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This article utilizes a census of vessels before and after implementation of catch shares in the Bering Sea/Aleutian Island (BSAI) crab fisheries to examine the short-run effects of catch shares on employment and remuneration of crew. The number of individuals employed declined proportionately to the exit of vessels following implementation. Total crew hours dedicated to fishing activities remained roughly constant, while employment in redundant pre- and post-season activities declined due to the consolidation of quota on fewer vessels. We find little evidence of substantial changes in the share contracts used to compensate fishermen. Finally, we explore a wide array of remuneration measures for crew and conclude that both seasonal and daily employment remuneration increased substantially for many crew in the post-rationalization fishery, while remuneration per unit of landings declined as a result of a combination of increased crew productivity and the necessity of paying for fishing quota in the new system.
Fisheries managers use licenses as a method of capping the size of a fishing industry, but as management goals change and the size of fishery stocks fluctuate, managers may be faced with the decision to buy back licenses. The vast majority of economic literature on license buyback programs focuses on the changes to economic efficiency of the fleet, often citing changes to the composition of fleet size. However, managers have little guidance in deciding how to structure a buyback auction, despite the fact that the auction structure plays a key role in determining which licenses are retired and in the composition of the remaining fleet. With the Texas Park and Wildlife Department's Inshore Shrimp License Buyback Program as a basis for auction design, this research uses three experimental treatments to analyze how individuals respond to various reverse auction structures. In terms of the quickest license expiration, our experiments suggest that fisheries managers should select a binding auction with no sequential quality. However, we find that managers would see higher average bids from fishers in comparison to the two sequential auctions. The results are also relevant to other environmental programs in which environmental services are purchased over time in a sequential reverse auction.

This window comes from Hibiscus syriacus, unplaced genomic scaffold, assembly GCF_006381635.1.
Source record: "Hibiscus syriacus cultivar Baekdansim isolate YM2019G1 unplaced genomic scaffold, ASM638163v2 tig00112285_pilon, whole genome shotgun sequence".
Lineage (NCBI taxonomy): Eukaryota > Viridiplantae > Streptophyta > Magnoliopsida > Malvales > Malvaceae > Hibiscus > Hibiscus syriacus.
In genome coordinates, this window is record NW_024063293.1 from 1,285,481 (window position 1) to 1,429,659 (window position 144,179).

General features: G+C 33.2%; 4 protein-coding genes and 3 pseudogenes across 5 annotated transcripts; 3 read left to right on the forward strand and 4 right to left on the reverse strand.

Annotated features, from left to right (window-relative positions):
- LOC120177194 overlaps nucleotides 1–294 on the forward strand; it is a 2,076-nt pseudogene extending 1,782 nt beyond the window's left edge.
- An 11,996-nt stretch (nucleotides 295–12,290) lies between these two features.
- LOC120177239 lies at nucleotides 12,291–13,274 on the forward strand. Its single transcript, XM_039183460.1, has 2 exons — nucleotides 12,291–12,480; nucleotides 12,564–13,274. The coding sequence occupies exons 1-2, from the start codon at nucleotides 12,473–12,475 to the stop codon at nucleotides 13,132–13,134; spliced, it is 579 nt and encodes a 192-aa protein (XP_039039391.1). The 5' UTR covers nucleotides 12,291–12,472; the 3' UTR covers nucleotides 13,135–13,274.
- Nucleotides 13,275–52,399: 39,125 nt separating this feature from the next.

The Mekong Delta in Vietnam has become an important production area for pangasius. The importance of the sector in providing an income to many households means that it is relevant to study its economic production characteristics. In this article we use a stochastic cost frontier model to assess the adaptability of the sector. We are particularly interested in the effect of the changing market environment and the exponential growth of the sector on the evolution of production characteristics. We compare data from 2002 with 2006 data. The results show that pangasius farming became more efficient by 2006, with higher returns to scale. We discuss the possible policy implications of our findings.
A hedonic valuation strategy is introduced to estimate the marginal value of sportfishing harvest. The strategy uses market prices, thereby avoiding some of the measurement problems associated with the constructed or proxy prices used in common valuation methods. A charter fee hedonic equation is estimated using data from the market for offshore charter fishing in the Gulf of Mexico. The marginal value of sportfishing harvest is identified using spatial variation in harvest rates and fish sizes. A two-stage minimum distance estimator is used to address potential omitted variables and cluster-sampling issues. Our results demonstrate that valid estimates of the marginal value of sportfishing harvest can be derived directly using market prices. The estimated marginal value per fish is consistent with published estimates using alternative methods. Thus, the hedonic approach suggested in this article offers promise as an independent validation of the typical methods used to value sportfishing harvest.
This article investigates interactions between recreational and commercial fisheries. It introduces the idea of a protected area for recreational fisheries as a way to reduce conflicts between the two sectors and to preserve the natural resources. It is demonstrated that without a protected area for recreational fisheries, open access may imply that only one sector survives. A protected area can assure the operation of both sectors, even under open access. This will also enhance the aggregate fish stock and the aggregate harvest, both in open access and in the optimal management of recreational fisheries, even if commercial fisheries operate under an open-access regime.